Last week Criterion released the Blu-ray edition of Elia Kazan's On the Waterfront and as impressive as the film (and all it's accompanying accoutrement) is, I zeroed in on a film Martin Scorsese and Kent Jones continued to reference in their discussion of Waterfront, Abraham Polonsky's 1948 feature Force of Evil.
Starring John Garfield and Thomas Gomez, the film centers on Joe Morse (Garfield), a lawyer who turns to the numbers racket to make his first million. Problem is, the plan he and his associates have in store is going to put Joe's brother, Leo (Gomez) out of business and perhaps worse. Leo is a small-time operator in the racket and Joe's plan to consolidate and put out of business these small timers is going to put a kink in the family relationship, even though there isn't much of a relationship to begin with.
Scorsese and Jones' conversation turned toward Force of Evil when discussing the performances and style of acting in On the Waterfront, which was when he says:
"The real film that was that pointed the way for that style and that change in the depiction of the world, for me, in cinema, was Force of Evil... John Garfield's face was a battleground of moral conflict. He always had that look on his face of what was the right thing to do? and suffering for it. And then, apparently, going through and doing the right thing, 'within a world of corruption'."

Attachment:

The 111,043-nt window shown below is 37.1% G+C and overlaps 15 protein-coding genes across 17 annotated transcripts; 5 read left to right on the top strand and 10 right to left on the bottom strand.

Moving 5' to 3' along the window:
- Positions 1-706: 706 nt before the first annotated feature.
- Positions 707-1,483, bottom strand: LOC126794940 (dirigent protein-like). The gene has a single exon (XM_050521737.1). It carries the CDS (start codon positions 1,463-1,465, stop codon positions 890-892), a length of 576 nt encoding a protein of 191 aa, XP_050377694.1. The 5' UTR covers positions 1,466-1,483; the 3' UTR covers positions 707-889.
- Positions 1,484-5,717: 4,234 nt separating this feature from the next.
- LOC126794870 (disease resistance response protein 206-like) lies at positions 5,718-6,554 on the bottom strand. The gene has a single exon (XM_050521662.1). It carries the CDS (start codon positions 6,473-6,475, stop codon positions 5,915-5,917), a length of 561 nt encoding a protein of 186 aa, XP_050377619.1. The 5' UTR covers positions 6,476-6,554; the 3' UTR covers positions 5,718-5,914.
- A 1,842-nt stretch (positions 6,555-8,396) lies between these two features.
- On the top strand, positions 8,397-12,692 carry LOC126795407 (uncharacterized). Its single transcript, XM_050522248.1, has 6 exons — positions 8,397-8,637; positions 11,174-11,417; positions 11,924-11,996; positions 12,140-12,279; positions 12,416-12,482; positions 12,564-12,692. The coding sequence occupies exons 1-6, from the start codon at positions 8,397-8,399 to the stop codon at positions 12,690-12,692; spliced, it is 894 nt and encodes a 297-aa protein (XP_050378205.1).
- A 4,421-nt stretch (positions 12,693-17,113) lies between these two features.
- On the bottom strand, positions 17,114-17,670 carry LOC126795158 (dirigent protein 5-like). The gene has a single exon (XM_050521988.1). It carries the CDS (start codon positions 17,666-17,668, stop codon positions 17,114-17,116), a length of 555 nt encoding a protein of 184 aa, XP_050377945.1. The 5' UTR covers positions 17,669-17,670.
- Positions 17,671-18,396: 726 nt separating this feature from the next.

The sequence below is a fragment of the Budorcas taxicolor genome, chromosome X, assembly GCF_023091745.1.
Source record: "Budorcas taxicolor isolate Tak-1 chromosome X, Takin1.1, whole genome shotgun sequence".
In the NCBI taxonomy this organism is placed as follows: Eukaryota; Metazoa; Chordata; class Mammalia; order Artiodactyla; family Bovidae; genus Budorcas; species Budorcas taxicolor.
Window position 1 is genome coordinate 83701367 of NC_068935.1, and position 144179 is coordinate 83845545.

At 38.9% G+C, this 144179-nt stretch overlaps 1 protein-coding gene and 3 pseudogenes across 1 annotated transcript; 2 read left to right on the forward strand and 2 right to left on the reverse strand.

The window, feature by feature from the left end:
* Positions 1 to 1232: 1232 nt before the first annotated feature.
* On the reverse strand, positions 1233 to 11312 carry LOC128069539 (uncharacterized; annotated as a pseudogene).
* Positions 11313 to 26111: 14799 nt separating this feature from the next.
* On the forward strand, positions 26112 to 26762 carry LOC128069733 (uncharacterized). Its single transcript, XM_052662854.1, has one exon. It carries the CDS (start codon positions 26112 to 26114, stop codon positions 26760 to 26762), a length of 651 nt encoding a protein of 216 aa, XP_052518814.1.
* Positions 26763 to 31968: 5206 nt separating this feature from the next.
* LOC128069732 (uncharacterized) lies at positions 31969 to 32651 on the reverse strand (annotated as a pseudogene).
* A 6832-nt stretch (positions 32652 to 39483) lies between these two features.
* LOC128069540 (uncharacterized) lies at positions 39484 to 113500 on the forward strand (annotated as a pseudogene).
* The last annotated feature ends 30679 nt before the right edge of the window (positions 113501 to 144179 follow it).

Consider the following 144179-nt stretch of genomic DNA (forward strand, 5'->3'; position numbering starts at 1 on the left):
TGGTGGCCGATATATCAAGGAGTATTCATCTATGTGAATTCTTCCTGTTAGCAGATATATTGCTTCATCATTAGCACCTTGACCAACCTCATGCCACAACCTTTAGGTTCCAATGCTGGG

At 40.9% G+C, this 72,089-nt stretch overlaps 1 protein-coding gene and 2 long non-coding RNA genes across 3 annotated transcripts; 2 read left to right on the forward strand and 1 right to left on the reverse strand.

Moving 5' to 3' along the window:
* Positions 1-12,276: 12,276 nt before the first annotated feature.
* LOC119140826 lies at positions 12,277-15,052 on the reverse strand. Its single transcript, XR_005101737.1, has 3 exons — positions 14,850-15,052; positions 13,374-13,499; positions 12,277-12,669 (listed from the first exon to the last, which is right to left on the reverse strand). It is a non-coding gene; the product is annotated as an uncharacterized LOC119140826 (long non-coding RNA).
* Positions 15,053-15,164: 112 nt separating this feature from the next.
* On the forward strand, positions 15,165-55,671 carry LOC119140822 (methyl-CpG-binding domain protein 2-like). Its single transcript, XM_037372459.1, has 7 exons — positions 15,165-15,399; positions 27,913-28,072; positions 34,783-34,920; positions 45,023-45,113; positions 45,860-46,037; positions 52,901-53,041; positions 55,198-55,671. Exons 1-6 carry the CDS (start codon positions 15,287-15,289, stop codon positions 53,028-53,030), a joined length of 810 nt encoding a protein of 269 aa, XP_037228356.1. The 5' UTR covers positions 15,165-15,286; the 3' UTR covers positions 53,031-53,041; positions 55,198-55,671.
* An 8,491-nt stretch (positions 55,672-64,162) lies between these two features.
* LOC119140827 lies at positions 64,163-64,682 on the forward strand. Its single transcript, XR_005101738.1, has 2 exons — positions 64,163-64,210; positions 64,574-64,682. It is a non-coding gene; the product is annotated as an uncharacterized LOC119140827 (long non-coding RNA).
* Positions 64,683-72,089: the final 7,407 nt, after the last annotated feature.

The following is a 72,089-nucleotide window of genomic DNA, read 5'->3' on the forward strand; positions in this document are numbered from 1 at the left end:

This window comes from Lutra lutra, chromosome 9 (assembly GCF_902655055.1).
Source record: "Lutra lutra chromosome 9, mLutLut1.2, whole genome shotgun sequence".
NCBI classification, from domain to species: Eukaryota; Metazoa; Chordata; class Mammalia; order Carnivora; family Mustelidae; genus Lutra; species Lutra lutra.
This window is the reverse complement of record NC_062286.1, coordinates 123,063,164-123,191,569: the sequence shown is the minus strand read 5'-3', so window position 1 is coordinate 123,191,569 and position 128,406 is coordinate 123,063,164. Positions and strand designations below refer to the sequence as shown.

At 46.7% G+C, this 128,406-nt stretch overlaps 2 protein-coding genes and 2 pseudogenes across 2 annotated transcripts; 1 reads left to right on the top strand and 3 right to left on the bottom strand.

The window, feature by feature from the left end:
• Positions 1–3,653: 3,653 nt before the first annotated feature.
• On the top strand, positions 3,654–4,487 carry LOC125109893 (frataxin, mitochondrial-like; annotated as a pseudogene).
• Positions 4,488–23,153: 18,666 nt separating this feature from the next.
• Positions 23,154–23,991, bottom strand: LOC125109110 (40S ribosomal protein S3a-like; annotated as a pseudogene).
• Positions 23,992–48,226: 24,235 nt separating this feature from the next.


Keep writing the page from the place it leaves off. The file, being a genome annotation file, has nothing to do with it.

The two then make brief comparisons between Waterfront and Evil, primarily the thread of the conflicting brothers, but then Scorsese adds, "Force of Evil is styled in [a] different way... No matter how great that film is, Force of Evil, it's still within a context of the elements of a studio film. Those elements, but it doesn't mean it's not good, it was still utilizing those elements. Waterfront is like Kane in a way, there's something about the very making of that film that's revolutionary the way Kane was."
Scorsese's appreciation for Waterfront is obvious and well-documented, quite literally. He says it's no longer a film for him, instead it's a phenomenon, yet his appreciation for Force of Evil is equally obvious.
Below I've added a couple more screen captures from Force of Evil, which was shot by George Barnes (Rebecca, The War of the Worlds), but right before that is a video featuring Scorsese discussing early gangster films and he includes Force of Evil right around the 5:50 mark. I find it funny 18 years ago he was still referring to Garfield's face as a "battleground of moral conflict".
As for my thoughts on the film, I quite enjoyed it. Scorsese's comments on Garfield's performance are, to no surprise, spot on. His character is in an intense moral bind and the entire film must be examined through a corrupt lens. It takes a look at the whole of society and asks us what level of corruption are we willing to tolerate? The line between the good guys and bad guys is clearly blurred, and yet we know who we are supposed to cheer for.
Then there's the ending, which is an absolute a punch to the face. It's an example of how films of the past knew not only how to end a film, but when. If Force of Evil had been made today there would be, minimum, five minutes more added to the end, if not ten to 15 additional minutes and the impact would have been lessened considerably.